The Wallace Collection

Dagger of King Henri IV of France , French, Paris, c. 1599- 1600
Fig. 2: Rapier of King Henri IV of France, Paris, c. 1600. Musée de l'Armé, Paris, inv. no. J.380.
Fig. 2: Rapier of King Henri IV of France, Paris, c. 1600. Musée de l'Armé, Paris, inv. no. J.380.
Treasure of the Month - May 2018

Dagger of King Henri IV of France , French, Paris, c. 1599- 1600

 

This exquisite dagger is the companion to the famous rapier of King Henri IV of France (1553-1610), now in the Musée de l’Armée in Paris. Henri took the throne of France in 1589, the first of the Bourbon line of French kings and grandfather of King Louis XIV. He was one of his country’s most popular monarchs, a ruler who was generally regarded as caring greatly for the well-being of his subjects. His reign was also distinguished by increased tolerance of different faiths, a remarkable reform in the wake of the religious wars which devastated France in the sixteenth century. The rapier and dagger set were given to him as a wedding present by the city of Paris, on the occasion of his marriage to Marie de’ Médicis in 1600.

Like its matching sword, this ornate little weapon is covered in complex inlaid inscriptions and symbols.  Much of the writing and imagery refers to Henri himself, such as the French royal lilies or fleurs-de-lys, the crowned monogram Hs, and the coat of arms of Navarre, Henri’s home territory. As befits a wedding gift, the dagger also carries the monogram of a double M, the Queen’s initials.

One of the most unusual features of both rapier and dagger are the inlaid mother-of-pearl medallions set along the hilt and blade. Each contains an esoteric image, several of which appear to relate to the Order of the Holy Ghost, a religious order dedicated to the care of the sick. Others have a more obvious meaning, such as those on the pommel, which represent the pierced hand of Christ and a hand bearing the palm branch of Victory. Both of the main inscriptions glorify Henri with astrological references, that on the guard reading:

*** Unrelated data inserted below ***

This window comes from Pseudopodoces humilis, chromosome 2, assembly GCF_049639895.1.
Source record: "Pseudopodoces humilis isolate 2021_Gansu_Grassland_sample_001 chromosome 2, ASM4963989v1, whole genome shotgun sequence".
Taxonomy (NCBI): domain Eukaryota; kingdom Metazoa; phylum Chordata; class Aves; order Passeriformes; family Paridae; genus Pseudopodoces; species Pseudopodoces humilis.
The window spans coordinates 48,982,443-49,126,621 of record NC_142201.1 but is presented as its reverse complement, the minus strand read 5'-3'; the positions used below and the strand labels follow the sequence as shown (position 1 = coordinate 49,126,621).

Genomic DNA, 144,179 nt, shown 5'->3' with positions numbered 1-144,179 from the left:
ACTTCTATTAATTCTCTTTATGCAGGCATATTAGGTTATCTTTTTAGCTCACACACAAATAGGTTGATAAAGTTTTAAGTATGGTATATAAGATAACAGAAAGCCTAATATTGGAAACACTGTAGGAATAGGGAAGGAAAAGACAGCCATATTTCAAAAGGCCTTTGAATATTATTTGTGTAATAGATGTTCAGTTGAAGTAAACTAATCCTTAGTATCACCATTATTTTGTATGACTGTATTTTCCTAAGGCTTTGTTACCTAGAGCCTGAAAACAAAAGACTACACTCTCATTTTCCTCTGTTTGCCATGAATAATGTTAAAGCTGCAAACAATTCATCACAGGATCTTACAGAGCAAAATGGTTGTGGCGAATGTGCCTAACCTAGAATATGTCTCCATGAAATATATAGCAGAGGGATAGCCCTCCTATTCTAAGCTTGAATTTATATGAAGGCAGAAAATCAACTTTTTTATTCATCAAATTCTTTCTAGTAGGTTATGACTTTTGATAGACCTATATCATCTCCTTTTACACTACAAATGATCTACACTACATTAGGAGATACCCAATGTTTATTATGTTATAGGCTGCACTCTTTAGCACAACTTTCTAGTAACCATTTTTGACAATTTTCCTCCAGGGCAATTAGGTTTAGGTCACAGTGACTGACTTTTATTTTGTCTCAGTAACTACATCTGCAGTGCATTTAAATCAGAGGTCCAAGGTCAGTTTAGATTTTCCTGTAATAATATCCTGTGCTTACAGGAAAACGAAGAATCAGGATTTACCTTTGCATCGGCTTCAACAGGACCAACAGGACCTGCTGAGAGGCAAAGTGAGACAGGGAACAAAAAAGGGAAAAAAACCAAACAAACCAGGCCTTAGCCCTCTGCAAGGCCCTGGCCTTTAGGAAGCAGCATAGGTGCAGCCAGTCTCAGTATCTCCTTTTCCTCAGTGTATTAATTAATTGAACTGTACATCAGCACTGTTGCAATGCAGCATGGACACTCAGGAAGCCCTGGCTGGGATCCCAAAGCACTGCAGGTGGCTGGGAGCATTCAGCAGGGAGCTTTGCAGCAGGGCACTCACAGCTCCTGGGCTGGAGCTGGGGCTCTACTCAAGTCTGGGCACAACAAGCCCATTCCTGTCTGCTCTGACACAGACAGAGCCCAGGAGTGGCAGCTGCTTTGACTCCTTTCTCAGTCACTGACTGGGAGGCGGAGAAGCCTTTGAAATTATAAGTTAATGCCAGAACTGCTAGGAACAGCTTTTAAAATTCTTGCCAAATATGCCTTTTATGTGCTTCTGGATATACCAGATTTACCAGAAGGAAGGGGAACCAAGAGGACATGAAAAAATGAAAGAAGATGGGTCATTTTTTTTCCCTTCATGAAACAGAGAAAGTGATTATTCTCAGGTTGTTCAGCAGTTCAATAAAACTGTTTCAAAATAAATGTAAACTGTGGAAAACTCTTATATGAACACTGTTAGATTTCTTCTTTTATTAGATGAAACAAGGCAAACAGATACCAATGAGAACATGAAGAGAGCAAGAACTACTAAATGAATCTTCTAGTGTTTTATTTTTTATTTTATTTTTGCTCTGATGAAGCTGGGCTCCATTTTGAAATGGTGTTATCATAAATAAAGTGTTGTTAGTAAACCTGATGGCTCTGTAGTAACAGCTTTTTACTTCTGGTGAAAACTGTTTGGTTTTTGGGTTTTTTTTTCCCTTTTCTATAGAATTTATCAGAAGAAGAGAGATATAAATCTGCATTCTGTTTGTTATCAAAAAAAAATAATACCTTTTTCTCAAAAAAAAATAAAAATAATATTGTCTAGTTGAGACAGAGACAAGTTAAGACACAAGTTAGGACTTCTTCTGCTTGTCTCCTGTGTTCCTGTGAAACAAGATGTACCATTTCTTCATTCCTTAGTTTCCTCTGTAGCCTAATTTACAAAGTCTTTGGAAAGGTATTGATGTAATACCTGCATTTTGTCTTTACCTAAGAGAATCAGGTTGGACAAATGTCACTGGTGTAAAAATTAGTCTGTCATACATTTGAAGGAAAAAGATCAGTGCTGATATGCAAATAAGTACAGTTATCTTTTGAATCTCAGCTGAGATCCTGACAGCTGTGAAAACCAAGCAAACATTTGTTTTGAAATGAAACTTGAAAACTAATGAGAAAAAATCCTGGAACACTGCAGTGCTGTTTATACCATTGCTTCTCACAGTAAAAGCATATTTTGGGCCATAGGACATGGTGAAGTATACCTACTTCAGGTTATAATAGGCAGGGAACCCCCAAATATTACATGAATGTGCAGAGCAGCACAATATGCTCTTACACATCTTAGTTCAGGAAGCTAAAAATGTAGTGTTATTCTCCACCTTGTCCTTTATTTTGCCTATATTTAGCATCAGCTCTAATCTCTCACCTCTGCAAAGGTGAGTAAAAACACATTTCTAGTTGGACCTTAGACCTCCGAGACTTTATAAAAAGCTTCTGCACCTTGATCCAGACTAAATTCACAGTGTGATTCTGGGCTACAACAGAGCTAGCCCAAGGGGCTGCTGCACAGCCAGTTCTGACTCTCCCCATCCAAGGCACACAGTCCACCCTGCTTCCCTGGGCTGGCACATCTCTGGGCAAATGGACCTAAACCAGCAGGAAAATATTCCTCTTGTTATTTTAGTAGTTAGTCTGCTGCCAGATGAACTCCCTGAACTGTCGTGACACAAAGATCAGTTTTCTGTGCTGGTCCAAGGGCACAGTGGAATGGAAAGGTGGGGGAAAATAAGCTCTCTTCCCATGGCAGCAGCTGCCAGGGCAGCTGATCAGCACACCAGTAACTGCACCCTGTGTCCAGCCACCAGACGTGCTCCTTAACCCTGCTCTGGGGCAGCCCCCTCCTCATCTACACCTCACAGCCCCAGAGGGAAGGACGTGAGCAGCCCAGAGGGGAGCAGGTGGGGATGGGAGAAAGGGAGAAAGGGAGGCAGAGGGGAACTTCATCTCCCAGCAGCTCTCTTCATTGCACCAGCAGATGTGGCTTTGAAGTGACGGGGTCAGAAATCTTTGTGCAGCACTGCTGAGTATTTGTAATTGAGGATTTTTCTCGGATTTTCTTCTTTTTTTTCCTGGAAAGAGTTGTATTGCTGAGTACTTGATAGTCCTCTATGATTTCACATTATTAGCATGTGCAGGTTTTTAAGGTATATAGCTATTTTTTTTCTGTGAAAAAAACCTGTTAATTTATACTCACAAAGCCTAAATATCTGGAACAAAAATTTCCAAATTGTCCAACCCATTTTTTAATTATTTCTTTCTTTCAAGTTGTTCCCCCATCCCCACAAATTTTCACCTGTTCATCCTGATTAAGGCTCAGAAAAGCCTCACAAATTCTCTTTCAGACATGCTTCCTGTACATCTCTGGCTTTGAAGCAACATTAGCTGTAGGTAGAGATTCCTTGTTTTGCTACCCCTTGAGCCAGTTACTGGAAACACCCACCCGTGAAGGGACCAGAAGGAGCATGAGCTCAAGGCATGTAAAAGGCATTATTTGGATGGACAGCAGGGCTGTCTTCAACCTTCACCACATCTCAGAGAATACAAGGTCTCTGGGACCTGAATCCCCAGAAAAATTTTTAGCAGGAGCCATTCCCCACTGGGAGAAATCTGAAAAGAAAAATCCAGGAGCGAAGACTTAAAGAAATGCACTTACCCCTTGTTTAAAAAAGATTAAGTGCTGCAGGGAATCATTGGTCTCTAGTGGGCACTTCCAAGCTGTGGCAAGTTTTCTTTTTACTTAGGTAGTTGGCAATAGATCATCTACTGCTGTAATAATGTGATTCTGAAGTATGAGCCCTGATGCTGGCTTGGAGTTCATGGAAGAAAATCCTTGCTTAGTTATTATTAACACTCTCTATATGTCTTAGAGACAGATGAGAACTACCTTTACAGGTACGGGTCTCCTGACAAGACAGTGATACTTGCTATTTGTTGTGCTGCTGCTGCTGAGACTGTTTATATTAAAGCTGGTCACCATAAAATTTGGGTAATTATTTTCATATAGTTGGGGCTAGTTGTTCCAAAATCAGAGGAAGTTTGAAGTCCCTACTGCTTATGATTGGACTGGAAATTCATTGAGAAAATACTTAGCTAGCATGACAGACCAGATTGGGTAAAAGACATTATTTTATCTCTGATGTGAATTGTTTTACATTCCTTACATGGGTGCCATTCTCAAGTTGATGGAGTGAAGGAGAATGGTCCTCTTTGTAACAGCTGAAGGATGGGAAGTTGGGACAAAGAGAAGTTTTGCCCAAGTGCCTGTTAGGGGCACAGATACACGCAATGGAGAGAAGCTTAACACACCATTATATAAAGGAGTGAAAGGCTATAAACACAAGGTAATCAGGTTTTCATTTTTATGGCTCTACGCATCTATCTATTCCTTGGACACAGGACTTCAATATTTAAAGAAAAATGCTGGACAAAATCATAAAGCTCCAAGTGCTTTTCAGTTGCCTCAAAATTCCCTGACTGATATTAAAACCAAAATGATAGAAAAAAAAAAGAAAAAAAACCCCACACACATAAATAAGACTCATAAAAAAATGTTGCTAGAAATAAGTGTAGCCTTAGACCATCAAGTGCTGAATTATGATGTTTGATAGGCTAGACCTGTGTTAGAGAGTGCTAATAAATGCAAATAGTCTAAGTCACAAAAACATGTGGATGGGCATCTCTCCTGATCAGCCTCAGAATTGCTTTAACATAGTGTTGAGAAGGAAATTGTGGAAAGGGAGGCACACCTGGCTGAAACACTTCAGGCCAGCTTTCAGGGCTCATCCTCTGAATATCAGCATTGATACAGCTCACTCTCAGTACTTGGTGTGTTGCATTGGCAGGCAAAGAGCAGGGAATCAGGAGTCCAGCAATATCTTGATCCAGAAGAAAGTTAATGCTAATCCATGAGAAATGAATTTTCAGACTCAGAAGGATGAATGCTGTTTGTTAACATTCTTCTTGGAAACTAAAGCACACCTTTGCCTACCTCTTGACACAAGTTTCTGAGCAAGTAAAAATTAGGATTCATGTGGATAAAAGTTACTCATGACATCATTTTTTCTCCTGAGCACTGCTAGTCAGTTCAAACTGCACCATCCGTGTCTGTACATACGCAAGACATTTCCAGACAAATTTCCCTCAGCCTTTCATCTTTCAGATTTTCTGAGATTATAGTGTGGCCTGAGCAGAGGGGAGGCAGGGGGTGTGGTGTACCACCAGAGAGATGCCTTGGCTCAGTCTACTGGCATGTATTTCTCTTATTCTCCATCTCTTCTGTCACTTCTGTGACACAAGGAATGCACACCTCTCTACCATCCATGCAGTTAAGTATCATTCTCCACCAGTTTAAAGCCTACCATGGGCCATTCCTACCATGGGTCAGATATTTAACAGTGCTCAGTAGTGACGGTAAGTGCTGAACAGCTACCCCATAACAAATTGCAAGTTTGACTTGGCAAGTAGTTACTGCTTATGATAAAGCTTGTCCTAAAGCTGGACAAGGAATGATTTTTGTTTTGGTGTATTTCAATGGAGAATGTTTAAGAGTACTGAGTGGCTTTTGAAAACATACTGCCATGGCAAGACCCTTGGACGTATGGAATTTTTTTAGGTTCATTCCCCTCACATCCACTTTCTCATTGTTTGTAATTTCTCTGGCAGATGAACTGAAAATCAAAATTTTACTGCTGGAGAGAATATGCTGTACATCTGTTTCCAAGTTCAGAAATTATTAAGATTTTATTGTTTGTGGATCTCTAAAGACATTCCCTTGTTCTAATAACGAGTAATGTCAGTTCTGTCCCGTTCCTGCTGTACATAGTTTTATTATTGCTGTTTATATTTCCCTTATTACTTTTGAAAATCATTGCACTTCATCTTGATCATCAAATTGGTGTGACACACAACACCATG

To this Henri vanquisher

The astral bodies most faithful

Give the goodwill

Common to such marvels

 

The longer inscription on the rear face of the blade continues:

 

Jupiter and Venus are of beneficial influence

Saturn with Mars very malign and perverse

Mercury and the Sun and the Moon have little strength

always govern the universe.

 

It is not known when this dagger was separated from the rapier to which it belongs, but it may have been in the early nineteenth century, since the rapier alone later became one of the treasured possessions of Napoleon Bonaparte. The dagger found its way onto the Paris art market, where it was purchased by Sir Richard Wallace in 1877 for 12,500 francs, or around £500. Sir Richard was especially interested in objects associated with famous historical figures.

GALLERY TALKS:

Tuesday 8 May and Monday 21 May at 1 pm with Curator of Arms and Armour Tobias Capwell in the Smoking Room.